Molecular Mechanisms of Bacterial Mercury Transformation

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Investigator: Susan Miller, PhD
Sponsor: DOE Offices and Programs

Location(s): United States

Description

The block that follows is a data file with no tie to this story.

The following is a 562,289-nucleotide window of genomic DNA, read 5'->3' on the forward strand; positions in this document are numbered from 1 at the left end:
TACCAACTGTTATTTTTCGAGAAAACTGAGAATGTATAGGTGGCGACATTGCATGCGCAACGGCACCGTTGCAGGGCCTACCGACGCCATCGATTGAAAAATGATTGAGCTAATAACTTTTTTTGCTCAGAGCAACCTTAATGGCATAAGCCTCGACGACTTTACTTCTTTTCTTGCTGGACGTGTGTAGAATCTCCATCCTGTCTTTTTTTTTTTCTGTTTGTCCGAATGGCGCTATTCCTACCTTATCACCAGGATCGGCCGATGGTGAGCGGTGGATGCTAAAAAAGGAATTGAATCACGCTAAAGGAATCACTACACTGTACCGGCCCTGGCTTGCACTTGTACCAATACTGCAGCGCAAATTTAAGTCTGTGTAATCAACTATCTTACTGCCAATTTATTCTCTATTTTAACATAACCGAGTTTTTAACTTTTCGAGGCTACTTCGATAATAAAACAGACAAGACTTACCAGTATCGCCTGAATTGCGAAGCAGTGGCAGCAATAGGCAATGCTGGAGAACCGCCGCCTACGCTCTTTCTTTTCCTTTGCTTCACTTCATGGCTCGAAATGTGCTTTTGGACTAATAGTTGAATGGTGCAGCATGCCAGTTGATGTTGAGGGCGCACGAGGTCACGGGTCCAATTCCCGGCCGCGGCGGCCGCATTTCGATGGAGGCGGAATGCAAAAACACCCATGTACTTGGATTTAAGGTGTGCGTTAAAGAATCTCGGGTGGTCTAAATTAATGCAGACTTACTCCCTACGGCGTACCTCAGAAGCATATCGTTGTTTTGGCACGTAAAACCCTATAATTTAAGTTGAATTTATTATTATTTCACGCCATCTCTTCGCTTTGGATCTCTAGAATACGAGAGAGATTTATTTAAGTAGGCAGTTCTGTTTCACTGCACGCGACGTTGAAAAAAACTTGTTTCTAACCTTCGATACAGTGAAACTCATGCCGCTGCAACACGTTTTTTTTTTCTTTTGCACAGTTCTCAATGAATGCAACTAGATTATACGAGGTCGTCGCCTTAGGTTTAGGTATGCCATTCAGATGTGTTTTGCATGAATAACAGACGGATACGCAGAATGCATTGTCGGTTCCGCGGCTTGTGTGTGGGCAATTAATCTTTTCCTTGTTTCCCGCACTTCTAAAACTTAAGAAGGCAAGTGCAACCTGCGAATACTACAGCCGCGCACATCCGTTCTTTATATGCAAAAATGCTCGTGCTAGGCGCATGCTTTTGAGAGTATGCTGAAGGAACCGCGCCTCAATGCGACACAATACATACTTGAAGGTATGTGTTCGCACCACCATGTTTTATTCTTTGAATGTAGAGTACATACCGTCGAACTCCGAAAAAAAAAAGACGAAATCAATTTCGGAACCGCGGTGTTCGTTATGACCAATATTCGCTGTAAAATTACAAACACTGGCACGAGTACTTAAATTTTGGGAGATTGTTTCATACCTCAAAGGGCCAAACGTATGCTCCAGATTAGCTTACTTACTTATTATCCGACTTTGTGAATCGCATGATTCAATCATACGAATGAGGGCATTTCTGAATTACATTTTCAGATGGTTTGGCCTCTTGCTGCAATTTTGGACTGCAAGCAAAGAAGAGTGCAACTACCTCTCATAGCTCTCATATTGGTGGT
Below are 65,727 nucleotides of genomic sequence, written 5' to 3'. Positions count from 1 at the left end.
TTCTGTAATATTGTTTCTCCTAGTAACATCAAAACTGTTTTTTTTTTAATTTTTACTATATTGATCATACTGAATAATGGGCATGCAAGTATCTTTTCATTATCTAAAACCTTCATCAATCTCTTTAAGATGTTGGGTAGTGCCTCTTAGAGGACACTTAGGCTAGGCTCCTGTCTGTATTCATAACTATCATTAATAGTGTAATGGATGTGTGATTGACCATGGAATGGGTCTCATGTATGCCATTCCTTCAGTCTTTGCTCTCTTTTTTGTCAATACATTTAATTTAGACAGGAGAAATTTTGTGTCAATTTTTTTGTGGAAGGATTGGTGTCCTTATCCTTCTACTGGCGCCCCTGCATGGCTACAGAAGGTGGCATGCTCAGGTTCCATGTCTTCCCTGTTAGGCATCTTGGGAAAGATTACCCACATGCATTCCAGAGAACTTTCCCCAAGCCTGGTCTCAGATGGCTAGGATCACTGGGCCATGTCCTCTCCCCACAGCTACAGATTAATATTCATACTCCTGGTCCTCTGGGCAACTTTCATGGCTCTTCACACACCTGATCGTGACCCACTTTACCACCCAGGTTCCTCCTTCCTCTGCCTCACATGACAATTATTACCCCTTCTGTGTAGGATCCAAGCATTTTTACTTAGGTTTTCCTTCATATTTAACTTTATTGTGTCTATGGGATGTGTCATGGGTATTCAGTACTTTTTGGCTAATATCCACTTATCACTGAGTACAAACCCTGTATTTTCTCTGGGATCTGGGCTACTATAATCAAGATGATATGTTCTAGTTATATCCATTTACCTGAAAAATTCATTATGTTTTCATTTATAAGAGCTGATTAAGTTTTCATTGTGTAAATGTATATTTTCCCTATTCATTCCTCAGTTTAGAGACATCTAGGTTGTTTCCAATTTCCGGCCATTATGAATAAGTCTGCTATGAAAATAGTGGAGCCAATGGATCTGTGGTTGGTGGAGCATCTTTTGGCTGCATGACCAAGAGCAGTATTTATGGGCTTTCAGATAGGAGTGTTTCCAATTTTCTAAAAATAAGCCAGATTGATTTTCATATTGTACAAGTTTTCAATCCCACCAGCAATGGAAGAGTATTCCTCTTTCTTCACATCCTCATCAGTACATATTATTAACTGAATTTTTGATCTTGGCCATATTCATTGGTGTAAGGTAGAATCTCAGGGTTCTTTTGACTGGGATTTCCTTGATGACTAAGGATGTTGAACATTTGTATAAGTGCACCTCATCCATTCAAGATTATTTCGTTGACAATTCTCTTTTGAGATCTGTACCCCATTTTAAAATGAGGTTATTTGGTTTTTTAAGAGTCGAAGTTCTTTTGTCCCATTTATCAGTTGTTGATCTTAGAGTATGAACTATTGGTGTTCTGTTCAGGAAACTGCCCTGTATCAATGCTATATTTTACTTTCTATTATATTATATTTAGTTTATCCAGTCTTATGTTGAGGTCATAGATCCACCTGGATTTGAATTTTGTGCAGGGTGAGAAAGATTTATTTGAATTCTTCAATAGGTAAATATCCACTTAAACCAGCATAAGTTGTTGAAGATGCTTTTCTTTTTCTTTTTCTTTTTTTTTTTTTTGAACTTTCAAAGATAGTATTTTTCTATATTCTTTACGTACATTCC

Microbes living in rivers, lakes, and oceans take a form of mercury and convert it into methylmercury (CH3Hg+). Methylmercury is consumed by fish and shellfish and is bioaccumulative. A research team led by the U.S. Department of Energy's Oak Ridge National Laboratory has recently achieved major new insights into the mechanism of microbial "mercury methylation" by identifying two key genes in microbes that are responsible for this process. This could open the way to advances in detection and remediation of environmental mercury contamination. The work also illustrates how the new tools and methods of contemporary "systems biology" are enabling researchers to penetrate biological mysteries that have eluded previous generations of investigators.